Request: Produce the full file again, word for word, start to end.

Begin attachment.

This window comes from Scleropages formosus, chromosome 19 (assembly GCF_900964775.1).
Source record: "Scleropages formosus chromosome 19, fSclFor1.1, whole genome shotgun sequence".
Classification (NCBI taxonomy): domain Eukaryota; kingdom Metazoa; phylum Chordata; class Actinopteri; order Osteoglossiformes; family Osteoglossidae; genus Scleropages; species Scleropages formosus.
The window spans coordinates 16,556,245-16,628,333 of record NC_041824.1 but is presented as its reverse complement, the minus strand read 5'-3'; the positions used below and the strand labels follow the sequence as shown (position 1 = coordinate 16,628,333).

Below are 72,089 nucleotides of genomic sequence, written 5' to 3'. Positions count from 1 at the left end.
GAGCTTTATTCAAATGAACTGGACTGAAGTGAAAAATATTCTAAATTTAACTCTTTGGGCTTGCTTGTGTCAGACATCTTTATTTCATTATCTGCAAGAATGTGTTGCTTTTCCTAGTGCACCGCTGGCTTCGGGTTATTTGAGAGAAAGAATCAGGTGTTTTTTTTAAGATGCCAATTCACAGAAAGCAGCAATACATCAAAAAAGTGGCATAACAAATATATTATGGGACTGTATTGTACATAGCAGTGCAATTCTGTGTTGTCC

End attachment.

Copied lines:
This window comes from Scleropages formosus, chromosome 19 (assembly GCF_900964775.1).
Source record: "Scleropages formosus chromosome 19, fSclFor1.1, whole genome shotgun sequence".
Classification (NCBI taxonomy): domain Eukaryota; kingdom Metazoa; phylum Chordata; class Actinopteri; order Osteoglossiformes; family Osteoglossidae; genus Scleropages; species Scleropages formosus.
The window spans coordinates 16,556,245-16,628,333 of record NC_041824.1 but is presented as its reverse complement, the minus strand read 5'-3'; the positions used below and the strand labels follow the sequence as shown (position 1 = coordinate 16,628,333).

Below are 72,089 nucleotides of genomic sequence, written 5' to 3'. Positions count from 1 at the left end.
GAGCTTTATTCAAATGAACTGGACTGAAGTGAAAAATATTCTAAATTTAACTCTTTGGGCTTGCTTGTGTCAGACATCTTTATTTCATTATCTGCAAGAATGTGTTGCTTTTCCTAGTGCACCGCTGGCTTCGGGTTATTTGAGAGAAAGAATCAGGTGTTTTTTTTAAGATGCCAATTCACAGAAAGCAGCAATACATCAAAAAAGTGGCATAACAAATATATTATGGGACTGTATTGTACATAGCAGTGCAATTCTGTGTTGTCC